Climbing Cadair Idris (Part 2)

Sunday 28th May 2017

Walking the final one-hundred metres of ascent towards the summit of Cadair Idris now, there was only one question on our minds:

Would the cloud clear in time for our arrival?

Following the initial climb up from Llyn Cau lake along the Minfford Path, we found the route levelled out briefly, as we continued across Craig Cau.

Surrounding us, there was a hint in promise across the landscape, as we witnessed the gradual thinning of the cloud.

There was one area covered with rocks. It was difficult to trek across them and we paused for one final snack break here, before pushing on to the final climb.

We went down before the inevitable ascent. Far beneath us was Llyn Cau; shaped more like an actual heart than your typical hand-drawn depiction.

…I liken it to a signal for Batman, if the hero that Gotham deserves was to gain a lot of weight, perhaps.

By the time we reached the rocks at Penygadair, we could clearly see the summit and not because of our close vicinity. This ascent may look brief and easy but I only remember it as being hard, with the ground turning grey once again, beneath our feet. Even the ‘second wind’ I’d experienced after the last snack stop wasn’t enough to prevent me from huffing and puffing to the top.

Finally, we were there, amongst the cairns and a crowd of other visitors, with cloud continuing to clear, right on cue.

Here’s another photo looking down over Llyn Cau and I regard this as one of the best photographs that I have ever taken. It’s certainly my favourite of 2017 so far.

As a complete group, we joined the queue to stand beside the trig point. I mean, if Cadair Idris was this busy, I dread to think what Snowdon must’ve been like!

We must’ve had a group photo that was shared on Facebook somewhere; I didn’t get any of my own. But here is one of another hero – a mountain biker, in fact! I wonder how for how much of the climb he actually sat on the seat?

Also on Panygadair is a well-known shelter. Some hikers have used this space as an overnight bothy (Phoebe Smith, being perhaps one of the better-known examples with her books on Extreme Sleeps and Wild Nights). A legend states that anyone who sleeps on this summit will awaken as either a madman or a poet!

I quite like the idea of doing this, having never stayed in a bothy before. But I can also imagine it’s a fairly popular place of refuge.

From the summit, 893m above sea level (higher than Pen Y Fan but 192m beneath Snowdon’s café), we now walked in an easterly direction towards Mynydd Moel, losing a little height along the way.

Somehow, the views to the north here seemed superior to those of the busy summit.

We could clearly see the town of Dolgellau [“dol-geh-hlli”], close to where we would be camping for a final night.

We found a man-made windbreak or shelter (similar to one found on Fan Y Big in the Brecon Beacons) and quickly filled it with almost every member of our group.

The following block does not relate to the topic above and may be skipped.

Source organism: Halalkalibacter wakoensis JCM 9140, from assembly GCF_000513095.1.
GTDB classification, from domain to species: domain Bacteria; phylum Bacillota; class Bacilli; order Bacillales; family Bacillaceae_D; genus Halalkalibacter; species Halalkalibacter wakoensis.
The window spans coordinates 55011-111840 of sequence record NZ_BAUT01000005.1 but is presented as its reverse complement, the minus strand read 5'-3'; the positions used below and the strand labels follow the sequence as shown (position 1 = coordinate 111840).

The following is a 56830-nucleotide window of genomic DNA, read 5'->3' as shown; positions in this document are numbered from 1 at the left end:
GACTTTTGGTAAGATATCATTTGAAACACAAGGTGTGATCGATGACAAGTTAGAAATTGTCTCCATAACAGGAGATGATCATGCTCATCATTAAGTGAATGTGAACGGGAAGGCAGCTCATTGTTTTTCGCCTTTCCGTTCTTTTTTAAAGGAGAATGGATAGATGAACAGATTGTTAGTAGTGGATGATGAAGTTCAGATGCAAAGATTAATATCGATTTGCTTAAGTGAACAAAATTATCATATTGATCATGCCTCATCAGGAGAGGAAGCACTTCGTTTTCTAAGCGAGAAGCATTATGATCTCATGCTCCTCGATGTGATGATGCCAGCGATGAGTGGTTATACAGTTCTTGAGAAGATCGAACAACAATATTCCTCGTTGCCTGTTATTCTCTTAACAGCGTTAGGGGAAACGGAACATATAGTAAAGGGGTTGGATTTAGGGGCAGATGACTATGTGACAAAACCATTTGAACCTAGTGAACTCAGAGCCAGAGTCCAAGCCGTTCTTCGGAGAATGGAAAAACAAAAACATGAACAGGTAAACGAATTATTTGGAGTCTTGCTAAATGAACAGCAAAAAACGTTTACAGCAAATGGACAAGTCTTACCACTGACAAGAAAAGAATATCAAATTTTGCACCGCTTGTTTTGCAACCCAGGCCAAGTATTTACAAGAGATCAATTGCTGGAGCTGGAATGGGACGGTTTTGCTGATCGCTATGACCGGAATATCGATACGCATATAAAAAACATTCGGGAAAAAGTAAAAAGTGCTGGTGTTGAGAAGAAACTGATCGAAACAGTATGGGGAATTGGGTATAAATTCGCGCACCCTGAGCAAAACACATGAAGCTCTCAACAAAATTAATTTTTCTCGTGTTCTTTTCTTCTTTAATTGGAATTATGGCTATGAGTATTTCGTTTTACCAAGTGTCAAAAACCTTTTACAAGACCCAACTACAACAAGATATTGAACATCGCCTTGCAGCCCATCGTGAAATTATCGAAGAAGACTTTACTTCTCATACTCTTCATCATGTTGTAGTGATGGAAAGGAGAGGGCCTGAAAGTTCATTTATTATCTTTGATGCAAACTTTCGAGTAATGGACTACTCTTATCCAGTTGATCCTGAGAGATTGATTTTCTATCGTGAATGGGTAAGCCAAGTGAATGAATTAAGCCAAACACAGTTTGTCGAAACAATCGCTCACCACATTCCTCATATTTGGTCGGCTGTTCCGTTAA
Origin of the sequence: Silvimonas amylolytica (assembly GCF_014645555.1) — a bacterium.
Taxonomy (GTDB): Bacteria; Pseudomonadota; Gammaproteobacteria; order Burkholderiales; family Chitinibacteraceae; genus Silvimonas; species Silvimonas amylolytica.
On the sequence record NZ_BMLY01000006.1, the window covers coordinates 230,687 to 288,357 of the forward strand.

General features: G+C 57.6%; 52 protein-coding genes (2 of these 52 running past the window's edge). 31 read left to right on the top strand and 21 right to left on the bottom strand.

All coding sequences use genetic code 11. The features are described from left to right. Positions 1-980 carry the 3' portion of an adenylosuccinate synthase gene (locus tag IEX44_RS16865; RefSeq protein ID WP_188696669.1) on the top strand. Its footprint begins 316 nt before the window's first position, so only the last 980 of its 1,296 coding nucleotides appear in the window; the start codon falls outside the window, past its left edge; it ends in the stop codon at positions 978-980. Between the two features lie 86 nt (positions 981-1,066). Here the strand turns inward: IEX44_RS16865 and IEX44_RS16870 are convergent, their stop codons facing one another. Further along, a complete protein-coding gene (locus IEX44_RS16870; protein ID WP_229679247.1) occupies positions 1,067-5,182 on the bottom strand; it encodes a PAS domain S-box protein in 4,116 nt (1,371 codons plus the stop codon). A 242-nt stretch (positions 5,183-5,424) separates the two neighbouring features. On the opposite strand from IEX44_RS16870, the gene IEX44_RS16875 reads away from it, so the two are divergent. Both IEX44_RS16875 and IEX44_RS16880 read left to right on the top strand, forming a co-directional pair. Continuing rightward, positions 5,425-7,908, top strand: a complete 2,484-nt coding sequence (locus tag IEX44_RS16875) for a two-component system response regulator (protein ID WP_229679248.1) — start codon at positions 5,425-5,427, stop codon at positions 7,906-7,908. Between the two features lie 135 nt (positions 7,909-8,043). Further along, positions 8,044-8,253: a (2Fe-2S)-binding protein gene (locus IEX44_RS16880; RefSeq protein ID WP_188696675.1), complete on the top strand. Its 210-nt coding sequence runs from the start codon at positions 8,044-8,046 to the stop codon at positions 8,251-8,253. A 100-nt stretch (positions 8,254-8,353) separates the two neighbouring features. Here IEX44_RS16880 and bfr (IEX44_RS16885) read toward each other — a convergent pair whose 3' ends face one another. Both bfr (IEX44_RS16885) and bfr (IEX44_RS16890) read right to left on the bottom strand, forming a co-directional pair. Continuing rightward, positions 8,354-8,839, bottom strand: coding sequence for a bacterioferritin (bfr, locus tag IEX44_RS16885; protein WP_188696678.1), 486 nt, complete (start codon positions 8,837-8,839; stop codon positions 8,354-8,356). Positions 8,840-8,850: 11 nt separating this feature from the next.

We admired as much as we could from this great vantage point. However, we were a long way from our cars and the line that would lead us there was mostly a vertical one…

I cannot be certain of the exact route we followed in our great descent of Cadair Idris but I remember Dave mentioned ‘seven-hundred metres’ before we each struggled down what felt like a near-vertical drop.

…I say ‘struggled’ but that’s with the exception of walk leader Dave, who jogged down much of these slopes like the proverbial and self-proclaimed mountain goat!

While the rest of us, susceptible to the force of gravity, struggled our way down slowly, steadily and rather painfully, even with a pair of walking poles!

I reckon there was a good twenty-minutes between the first of our group reaching the bottom (at the foot of the stone staircase we’d climbed in the morning) and the last person. It really was that tough and, in contrast to the ascent where we’d received respite now and again; it really was downhill all the way.

We were walking in a southerly direction, staying close to a fence on the right before passing through, after perhaps 400m, and walking on to rejoin the steps (which weren’t welcome, with knees feeling like jelly).

Some people opted to remove their shoes, socks and bath their feet in the cold running water. Nearby, there was even a small café (at the foot of the mountain) serving cups of tea and ice cream.

However you prefer to spell it, I did enjoy conquering Cadair Idris (or Cader Idris, as it’s scribed at Pole Bank in Shropshire); which remains to be my first mountain in Snowdonia and the non-southern half of the UK. I’ll find the time do Snowdon one day but regardless, I would thoroughly recommend Cadair Idris to anyone visiting this part of Mid Wales.

Distance of this walk: 7.5 miles

Thanks for reading.

Author: Olly Parry-Jones

I live in Weston-super-Mare, close to the Mendip Hills in Somerset and I enjoy time spent outdoors, whether that's walking, camping or backpacking. My day job involved making furniture from recycled wood (I'm a furniture maker and carpenter by trade). I have two blogs: Olly Writes (woodworking, DIY, baking) Walks With Olly (walking, camping and kit) You can also find me on YouTube, Twitter and Facebook. My second YouTube channel is titled 'Walks with Olly'.

2 thoughts on “Climbing Cadair Idris (Part 2)”

  1. That looks a brilliant walk and you got some lovely photos. I’ve not been there myself but I certainly want to it looks amazing.


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